Most EDA design software allows you to create various parts connected to a single component. It allows you to take components and break them into smaller, manageable pieces. Of course, we would do that on a large pin count component. Still, it should also happen with even small and low pin count components; when a component has the same functionality, you can easily separate and break it into manageable parts. This practice will open much more flexibility and help create a clear and readable schematic.

One of the most critical parts of your schematic symbol is the "pins." These will be where the connections are made for your circuits and ultimately into your PCB design. Pay attention to several details. Have a set standard and follow that standard. All components should have the same pin length and characteristics. It was drilled into me as a young PCB designer: grid, grid, grid, and that the layout of your schematic begins with the symbol. All pins should be on a 100-mil (25 mm) grid. One of the biggest mistakes new designers make is ignoring their grid settings. By keeping the symbol pins on a large grid, you then place those components on the grid and finish it by making the connections on the grid. That process assures that you make all connections. Many times, it is easy to miss an off-grid pin and connection. To the naked eye it looks fine, but you miss it, and don't realize it until your circuit doesn't work.

Watson_July_Fig3.jpgYou should distinguish each pin with both a pin identifier and name. The name should include the full name according to the datasheet. Don't take shortcuts on the naming of your pins. With many complex components, pin identification gets rather elaborate. But identifying the pin by its "full name" helps the development, debugging, and troubleshooting process down the road. Of course, that does take more time to create your symbol, but the return on your investment is enormous.Watson_July_Fig4.jpg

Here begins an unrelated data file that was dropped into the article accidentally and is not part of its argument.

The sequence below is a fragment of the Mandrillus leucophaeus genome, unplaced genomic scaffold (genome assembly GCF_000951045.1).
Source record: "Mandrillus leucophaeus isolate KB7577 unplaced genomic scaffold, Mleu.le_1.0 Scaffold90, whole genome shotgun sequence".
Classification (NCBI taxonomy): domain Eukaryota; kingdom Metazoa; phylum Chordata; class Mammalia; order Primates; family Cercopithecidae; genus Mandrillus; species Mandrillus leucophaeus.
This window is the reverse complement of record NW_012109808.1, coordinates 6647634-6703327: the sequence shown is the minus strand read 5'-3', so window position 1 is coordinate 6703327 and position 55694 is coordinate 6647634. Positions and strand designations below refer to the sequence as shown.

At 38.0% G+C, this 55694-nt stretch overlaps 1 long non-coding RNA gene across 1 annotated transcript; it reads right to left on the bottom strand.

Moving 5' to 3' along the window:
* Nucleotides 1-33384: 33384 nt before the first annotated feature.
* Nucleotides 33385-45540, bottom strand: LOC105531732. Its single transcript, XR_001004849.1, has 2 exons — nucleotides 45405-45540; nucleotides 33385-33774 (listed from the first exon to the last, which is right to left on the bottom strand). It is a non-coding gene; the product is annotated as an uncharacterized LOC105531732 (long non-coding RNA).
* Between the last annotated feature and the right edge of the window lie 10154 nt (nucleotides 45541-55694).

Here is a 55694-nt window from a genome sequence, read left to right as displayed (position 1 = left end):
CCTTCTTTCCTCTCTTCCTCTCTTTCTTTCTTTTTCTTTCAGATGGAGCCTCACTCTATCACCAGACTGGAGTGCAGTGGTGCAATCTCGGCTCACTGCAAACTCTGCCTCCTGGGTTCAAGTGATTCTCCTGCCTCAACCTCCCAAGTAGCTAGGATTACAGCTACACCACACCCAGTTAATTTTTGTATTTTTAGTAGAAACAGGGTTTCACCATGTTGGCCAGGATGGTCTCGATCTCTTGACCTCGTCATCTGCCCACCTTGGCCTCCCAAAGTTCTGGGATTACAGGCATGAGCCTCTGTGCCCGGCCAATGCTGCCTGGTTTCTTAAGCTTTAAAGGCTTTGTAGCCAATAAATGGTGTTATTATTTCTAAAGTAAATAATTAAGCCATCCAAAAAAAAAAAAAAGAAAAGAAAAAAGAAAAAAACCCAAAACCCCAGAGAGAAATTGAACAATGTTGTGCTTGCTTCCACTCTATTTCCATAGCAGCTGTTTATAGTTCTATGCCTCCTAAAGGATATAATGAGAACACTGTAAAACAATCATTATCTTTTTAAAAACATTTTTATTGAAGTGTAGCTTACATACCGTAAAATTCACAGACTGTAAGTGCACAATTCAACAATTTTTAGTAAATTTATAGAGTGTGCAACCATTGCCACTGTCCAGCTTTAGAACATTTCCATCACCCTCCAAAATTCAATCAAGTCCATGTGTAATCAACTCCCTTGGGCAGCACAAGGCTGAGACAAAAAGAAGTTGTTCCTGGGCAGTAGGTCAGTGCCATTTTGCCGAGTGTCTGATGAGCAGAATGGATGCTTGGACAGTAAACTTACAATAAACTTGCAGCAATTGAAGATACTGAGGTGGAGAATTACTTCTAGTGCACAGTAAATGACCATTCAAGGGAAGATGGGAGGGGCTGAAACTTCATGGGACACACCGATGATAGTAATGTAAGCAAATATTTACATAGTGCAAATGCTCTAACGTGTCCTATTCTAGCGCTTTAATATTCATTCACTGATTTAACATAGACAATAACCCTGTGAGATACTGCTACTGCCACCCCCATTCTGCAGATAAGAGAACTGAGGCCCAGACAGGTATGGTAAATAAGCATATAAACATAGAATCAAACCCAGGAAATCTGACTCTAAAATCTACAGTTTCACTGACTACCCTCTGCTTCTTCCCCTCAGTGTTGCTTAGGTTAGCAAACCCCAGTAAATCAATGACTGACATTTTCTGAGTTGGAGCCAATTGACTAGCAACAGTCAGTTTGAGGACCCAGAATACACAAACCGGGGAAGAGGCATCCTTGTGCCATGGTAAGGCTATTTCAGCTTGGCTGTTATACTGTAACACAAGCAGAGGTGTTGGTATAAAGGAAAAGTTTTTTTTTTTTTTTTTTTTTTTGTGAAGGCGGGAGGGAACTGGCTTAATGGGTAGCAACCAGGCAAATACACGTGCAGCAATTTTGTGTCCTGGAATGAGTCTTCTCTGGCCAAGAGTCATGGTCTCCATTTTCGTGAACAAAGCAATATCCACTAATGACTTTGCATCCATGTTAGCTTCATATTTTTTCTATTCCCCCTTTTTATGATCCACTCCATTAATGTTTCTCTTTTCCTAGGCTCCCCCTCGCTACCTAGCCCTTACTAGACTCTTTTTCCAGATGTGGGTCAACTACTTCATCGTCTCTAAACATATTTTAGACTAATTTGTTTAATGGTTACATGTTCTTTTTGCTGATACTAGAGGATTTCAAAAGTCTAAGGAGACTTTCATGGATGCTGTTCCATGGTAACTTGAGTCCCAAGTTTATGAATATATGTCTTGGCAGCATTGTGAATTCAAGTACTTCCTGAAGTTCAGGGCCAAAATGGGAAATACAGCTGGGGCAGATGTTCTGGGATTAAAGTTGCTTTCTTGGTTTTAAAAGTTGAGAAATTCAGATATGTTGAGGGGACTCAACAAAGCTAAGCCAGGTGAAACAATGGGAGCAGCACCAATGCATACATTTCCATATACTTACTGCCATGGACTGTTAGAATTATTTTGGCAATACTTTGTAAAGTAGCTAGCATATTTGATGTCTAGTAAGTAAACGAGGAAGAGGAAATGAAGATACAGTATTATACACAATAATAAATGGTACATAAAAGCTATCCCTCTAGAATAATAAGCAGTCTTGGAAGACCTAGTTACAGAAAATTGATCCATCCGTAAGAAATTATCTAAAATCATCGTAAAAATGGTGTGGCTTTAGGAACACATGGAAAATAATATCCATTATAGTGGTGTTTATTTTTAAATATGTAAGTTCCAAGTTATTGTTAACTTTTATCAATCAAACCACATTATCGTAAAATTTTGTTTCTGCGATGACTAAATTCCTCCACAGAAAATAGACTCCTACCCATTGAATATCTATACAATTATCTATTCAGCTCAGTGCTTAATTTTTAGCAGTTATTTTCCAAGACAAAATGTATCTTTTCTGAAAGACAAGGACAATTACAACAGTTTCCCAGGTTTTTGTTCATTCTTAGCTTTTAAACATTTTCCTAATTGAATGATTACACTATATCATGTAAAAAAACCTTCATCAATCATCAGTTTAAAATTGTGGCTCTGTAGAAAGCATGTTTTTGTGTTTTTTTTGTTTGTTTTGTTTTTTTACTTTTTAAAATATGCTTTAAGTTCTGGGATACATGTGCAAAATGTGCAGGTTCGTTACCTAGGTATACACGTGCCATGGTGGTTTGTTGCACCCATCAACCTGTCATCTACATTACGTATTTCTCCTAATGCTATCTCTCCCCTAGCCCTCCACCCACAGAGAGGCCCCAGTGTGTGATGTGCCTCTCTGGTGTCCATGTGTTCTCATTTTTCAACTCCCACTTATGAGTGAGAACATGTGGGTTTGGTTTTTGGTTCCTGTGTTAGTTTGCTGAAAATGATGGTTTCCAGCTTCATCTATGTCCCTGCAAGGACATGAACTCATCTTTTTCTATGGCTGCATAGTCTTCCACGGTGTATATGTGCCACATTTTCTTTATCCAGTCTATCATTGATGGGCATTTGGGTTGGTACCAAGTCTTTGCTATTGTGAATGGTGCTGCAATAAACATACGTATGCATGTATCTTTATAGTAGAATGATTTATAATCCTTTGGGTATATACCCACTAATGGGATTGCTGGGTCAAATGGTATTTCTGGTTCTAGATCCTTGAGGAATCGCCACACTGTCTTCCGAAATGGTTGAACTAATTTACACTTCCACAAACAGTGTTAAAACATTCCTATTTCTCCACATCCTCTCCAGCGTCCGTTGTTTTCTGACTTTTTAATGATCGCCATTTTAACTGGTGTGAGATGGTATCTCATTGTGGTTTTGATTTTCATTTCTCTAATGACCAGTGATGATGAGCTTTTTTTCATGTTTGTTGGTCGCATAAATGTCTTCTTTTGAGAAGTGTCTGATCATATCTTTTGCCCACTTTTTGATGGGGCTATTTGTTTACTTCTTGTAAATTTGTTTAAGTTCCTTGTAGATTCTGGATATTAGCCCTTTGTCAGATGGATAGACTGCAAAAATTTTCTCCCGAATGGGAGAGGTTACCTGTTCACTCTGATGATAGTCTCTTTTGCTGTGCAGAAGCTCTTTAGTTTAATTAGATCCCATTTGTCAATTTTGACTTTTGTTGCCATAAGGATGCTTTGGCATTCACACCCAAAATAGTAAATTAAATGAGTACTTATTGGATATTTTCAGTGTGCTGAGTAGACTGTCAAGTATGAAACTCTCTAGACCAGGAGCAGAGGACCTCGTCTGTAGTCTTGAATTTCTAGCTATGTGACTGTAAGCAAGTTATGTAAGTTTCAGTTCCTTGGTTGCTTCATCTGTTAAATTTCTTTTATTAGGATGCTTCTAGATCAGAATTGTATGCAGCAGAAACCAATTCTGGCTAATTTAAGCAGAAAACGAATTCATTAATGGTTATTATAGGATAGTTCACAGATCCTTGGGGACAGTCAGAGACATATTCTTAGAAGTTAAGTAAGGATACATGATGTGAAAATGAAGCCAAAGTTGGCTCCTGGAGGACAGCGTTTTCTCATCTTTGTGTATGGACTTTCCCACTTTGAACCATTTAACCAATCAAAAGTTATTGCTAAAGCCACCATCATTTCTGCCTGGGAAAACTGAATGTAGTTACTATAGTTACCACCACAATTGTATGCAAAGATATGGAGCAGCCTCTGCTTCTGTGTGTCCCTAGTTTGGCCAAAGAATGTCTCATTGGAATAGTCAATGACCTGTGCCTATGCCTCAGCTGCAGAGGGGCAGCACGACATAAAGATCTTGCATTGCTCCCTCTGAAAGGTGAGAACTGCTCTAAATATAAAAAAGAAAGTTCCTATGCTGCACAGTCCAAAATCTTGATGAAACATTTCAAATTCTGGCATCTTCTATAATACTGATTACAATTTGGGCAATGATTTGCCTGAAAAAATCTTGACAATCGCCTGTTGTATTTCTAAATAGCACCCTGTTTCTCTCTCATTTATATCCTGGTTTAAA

Figure 4: Similar components can lead to problems unless they're identified by their full names.

A moment ago, I purposely said to use a pin identifier rather than a pin number. I have left the best for last, and it’s probably the most controversial. When we look at the footprint model, it is vital to have the symbol pin identifiers match the pins of the footprint. A common practice, especially with some components, is not to use numbers at all but rather pin identifiers, especially for components such as diodes, transistors, MOSFETs, etc.

Figure 5: In a footprint model, be sure your symbol pin identifiers match the pins of the footprint.

For example, with an ordinary diode, you identify the pins as anode (A) and cathode (K) or MOSFETs as gate (G), drain (D), and source (S). The transistor with base (B), collector (C) and emitter (E). Of course, having an alpha or numeric pin identifier has pros and cons. But I have used both systems and have seen that using alpha allows for more standardization of the footprints. We will take a deeper look into this with the footprint models.

John Watson, CID, is a customer success manager at Altium.

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Elementary, Mr. Watson: The Anatomy of Your PCB Component, Part 2


In the start of my series of the anatomy of a component, I discussed that the component has two major divisions. The first is information that consists of name, description, parametric information, sourcing (part choices), and the datasheet (Figure 1). Next, the component comprises symbol, PCB footprint, 3D model, and simulation models. I gave the example of the dissection of the frog, with an analogy that every part has a purpose. In the same way, each part of our component has a distinct purpose in our PCB design, including our models.